by CIO Knowledge Space

Pig Poop and CIO Pay

Apr 02, 20074 mins
IT Leadership

Shocking News! CIO Pay Drops!

Surprised? How can anyone be surprised? Pundits have been saying for some time that all CIOs really do is keep the trains running on time. And with more outsourcing options and plenty of former CIOs working in the CIO self-help cottage industry or writing blogs themselves, no wonder that CEOs have discovered they can ratchet the pay down a bit. Too many people chasing too few spots? And since CIO’s don’t print shares or make money for the company, why spend lavishly on the CIO role?  If you were a CEO reading all of this, what would you conclude?

Yeah yeah, CIOs need to manage teams, handle difficult vendors, negotiate contracts and keep every internal stakeholder happy. So do a few other C-level folk. And yes, information technology is complex, and a bit beyond the ken of just about everyone, even many CIOs. But guess what – the same is true for many executives of business units that make or do complex stuff. Oh, and many firms still do a mediocre and in some cases a bad job of managing their non-IT employees. And some managers outside of IT who can’t manage their relationship with internal IT also struggle with the outsourced IT relationship. Even internal IT frequently struggles with outsourced IT. And CFOs don’t like their image either. I’ve even heard VPs of sales complain about how they are stereotyped. And marketing executives complain too.  I’ve even heard marketing executives and VPs of sales complain about each other. Maybe the truth of the matter is many non-CEO executives struggle and to compensate, they work longer hours without big pay increases and nice severance packages. Maybe the drop in CIO pay has nothing to do with technology, nothing to do with the relative differences in management ability of CIOs versus other executives, nothing to do with the ability or inability of the CIO to innovate or think strategically. Maybe this has everything to do with who has the gold and gets to make the rules. And maybe that’s why the founders of YouTube started YouTube instead of pursue a long career in corporate IT. Sorry for the cynicism here… But there are many ways to make money, if that’s what you want to do. Like go write a book about Web 2.0. But don’t become a CIO, at least not at the moment.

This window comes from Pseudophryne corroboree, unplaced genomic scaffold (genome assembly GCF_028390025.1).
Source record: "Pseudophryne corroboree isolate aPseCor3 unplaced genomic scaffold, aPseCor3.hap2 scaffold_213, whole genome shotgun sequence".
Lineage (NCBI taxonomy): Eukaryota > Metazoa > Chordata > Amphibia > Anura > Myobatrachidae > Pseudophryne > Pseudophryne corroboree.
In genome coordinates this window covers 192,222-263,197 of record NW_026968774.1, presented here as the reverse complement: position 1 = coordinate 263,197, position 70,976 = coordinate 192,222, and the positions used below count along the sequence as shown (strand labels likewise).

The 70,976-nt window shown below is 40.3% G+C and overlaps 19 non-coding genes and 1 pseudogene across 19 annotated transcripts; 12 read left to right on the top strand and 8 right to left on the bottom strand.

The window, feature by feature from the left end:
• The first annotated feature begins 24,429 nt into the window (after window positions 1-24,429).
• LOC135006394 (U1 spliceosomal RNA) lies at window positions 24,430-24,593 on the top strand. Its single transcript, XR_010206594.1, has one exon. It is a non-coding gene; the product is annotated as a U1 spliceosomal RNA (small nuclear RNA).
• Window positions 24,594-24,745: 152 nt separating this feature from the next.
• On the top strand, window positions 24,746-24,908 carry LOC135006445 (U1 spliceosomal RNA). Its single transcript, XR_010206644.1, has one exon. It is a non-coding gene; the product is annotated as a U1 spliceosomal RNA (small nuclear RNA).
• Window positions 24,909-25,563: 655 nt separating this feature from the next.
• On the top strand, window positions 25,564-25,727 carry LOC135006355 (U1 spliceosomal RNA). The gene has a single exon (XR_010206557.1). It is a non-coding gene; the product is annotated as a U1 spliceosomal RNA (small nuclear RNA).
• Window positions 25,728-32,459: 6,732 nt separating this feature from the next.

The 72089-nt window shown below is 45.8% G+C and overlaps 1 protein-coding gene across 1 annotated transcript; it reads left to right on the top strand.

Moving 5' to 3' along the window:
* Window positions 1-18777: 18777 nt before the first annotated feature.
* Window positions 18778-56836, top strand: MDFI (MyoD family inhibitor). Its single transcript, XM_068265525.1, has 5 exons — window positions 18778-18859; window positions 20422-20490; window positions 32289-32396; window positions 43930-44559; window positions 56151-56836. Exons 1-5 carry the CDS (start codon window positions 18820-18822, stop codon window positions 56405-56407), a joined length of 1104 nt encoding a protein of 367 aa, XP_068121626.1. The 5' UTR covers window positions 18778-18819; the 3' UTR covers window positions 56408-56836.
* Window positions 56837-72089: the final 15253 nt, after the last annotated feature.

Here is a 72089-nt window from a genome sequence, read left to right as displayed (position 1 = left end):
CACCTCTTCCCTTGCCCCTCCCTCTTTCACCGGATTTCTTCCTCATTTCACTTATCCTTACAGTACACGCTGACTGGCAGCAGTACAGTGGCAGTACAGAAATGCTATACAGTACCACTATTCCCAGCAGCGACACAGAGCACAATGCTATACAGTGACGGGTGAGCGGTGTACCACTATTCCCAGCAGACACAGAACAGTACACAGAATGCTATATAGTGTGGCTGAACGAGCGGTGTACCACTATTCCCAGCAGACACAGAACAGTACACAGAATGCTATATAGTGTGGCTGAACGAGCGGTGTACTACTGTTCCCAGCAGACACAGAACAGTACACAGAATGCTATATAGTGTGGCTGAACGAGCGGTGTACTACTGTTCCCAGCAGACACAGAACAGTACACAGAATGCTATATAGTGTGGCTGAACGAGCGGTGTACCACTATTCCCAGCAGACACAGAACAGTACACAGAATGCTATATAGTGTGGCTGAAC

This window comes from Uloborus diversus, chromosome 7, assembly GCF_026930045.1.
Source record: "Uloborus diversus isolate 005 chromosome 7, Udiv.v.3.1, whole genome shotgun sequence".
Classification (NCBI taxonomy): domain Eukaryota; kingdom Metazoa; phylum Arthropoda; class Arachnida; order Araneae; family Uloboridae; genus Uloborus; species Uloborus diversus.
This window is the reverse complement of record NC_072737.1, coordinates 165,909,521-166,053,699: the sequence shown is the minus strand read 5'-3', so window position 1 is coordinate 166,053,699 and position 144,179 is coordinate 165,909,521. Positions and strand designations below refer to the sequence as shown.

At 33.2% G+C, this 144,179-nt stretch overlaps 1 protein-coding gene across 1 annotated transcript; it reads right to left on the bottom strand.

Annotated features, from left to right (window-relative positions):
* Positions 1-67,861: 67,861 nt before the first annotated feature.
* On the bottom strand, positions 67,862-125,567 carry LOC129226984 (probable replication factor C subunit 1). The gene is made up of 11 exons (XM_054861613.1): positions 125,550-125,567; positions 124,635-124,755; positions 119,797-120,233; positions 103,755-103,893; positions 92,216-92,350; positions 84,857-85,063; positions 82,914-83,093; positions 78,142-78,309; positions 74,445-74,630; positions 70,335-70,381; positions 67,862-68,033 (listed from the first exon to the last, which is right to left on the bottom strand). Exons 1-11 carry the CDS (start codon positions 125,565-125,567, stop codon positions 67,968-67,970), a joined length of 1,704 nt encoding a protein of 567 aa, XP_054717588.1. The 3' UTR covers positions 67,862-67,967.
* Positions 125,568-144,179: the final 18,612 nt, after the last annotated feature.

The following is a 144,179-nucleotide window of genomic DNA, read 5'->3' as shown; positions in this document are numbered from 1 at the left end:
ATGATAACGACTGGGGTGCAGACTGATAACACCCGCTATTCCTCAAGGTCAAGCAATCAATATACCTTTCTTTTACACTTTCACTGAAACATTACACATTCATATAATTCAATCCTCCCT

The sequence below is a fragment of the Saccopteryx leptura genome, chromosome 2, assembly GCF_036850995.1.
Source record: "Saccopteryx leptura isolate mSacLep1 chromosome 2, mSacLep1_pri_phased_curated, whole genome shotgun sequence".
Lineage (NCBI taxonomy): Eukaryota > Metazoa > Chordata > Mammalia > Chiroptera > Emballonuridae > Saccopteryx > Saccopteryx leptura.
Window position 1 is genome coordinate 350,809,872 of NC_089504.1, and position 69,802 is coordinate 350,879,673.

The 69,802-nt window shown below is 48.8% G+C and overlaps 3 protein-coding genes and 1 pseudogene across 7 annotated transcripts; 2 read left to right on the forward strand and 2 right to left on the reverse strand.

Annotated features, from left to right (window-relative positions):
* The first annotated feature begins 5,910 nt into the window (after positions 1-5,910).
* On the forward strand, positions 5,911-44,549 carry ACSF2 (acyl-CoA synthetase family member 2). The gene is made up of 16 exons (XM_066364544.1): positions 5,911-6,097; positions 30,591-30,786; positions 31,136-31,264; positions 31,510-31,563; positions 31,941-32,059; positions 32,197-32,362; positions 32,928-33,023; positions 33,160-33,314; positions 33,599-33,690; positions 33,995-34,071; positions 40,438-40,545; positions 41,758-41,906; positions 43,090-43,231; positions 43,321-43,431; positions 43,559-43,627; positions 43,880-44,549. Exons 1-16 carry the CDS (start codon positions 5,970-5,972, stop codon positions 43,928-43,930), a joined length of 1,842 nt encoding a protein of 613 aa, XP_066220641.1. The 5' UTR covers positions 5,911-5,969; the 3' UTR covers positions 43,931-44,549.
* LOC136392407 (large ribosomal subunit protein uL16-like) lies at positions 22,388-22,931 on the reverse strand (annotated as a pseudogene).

Personally, I do agree with the pessimist/realist camp that the day-to-day job of running an IT shop is a difficult job. But so is running the day-to-day job of operations in a manufacturing firm, running back-end processing in a financial services firm, running sales in a consulting firm, running logistics in a shipping firm. Yes, the challenges in IT are unique and are new, but we are not alone. And we can’t stop with just running the day-to-day operations. No one on the executive team, including the CIO, can stop there. I am optimistic, however. Especially since many firms still have difficulties properly using IT in the day-to-day bustle and most firms can’t easily see how IT provides strategic advantage. If anyone could do it, it wouldn’t be difficult. Where there is difficulty there is opportunity. And this is where technologists step in. The smart ones will figure out how to help their firms knit human-technical systems together in clever ways to provide an advantage in the market. Non-techies won’t be able to do it themselves. In fact, no-one will be able to do it alone. It takes a team. If CIOs want to address the longer hours and the reduced pay, history provides us with examples. In 496 B.C. in Rome, the common folk, the plebs, decided to leave the city rather than endure the harsh rule of the aristocrats. It worked. The aristocrats relented. The plebs seceded again in 287 B.C. in order to get the final say in all legislative matters. It worked again. Would CIOs do the same? After all, who runs Barter Town?

Vince Kellen is Vice President for Information Services (CIO) at DePaul University and a member of the faculty for DePaul’s computer science graduate program.